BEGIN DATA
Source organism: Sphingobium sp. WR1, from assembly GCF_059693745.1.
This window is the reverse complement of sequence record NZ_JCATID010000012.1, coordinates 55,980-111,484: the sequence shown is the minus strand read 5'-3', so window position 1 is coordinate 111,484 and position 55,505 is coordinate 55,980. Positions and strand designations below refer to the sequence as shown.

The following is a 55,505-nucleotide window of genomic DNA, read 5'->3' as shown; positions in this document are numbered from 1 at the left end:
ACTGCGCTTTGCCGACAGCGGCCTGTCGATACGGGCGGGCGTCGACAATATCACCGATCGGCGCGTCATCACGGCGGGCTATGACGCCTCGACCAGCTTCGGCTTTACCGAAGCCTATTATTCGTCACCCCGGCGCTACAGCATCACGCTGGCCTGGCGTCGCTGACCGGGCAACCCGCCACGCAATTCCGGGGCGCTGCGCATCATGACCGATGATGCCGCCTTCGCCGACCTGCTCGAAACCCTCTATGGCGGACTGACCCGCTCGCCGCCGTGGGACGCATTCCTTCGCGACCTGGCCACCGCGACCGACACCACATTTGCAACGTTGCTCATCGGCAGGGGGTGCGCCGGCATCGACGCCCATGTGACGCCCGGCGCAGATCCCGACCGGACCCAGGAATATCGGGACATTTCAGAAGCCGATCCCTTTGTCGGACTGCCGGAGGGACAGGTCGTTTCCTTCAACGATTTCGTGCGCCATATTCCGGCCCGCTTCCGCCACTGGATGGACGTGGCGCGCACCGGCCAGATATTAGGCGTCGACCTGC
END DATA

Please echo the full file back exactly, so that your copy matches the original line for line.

Source organism: Sphingobium sp. WR1, from assembly GCF_059693745.1.
This window is the reverse complement of sequence record NZ_JCATID010000012.1, coordinates 55,980-111,484: the sequence shown is the minus strand read 5'-3', so window position 1 is coordinate 111,484 and position 55,505 is coordinate 55,980. Positions and strand designations below refer to the sequence as shown.

The following is a 55,505-nucleotide window of genomic DNA, read 5'->3' as shown; positions in this document are numbered from 1 at the left end:
ACTGCGCTTTGCCGACAGCGGCCTGTCGATACGGGCGGGCGTCGACAATATCACCGATCGGCGCGTCATCACGGCGGGCTATGACGCCTCGACCAGCTTCGGCTTTACCGAAGCCTATTATTCGTCACCCCGGCGCTACAGCATCACGCTGGCCTGGCGTCGCTGACCGGGCAACCCGCCACGCAATTCCGGGGCGCTGCGCATCATGACCGATGATGCCGCCTTCGCCGACCTGCTCGAAACCCTCTATGGCGGACTGACCCGCTCGCCGCCGTGGGACGCATTCCTTCGCGACCTGGCCACCGCGACCGACACCACATTTGCAACGTTGCTCATCGGCAGGGGGTGCGCCGGCATCGACGCCCATGTGACGCCCGGCGCAGATCCCGACCGGACCCAGGAATATCGGGACATTTCAGAAGCCGATCCCTTTGTCGGACTGCCGGAGGGACAGGTCGTTTCCTTCAACGATTTCGTGCGCCATATTCCGGCCCGCTTCCGCCACTGGATGGACGTGGCGCGCACCGGCCAGATATTAGGCGTCGACCTGC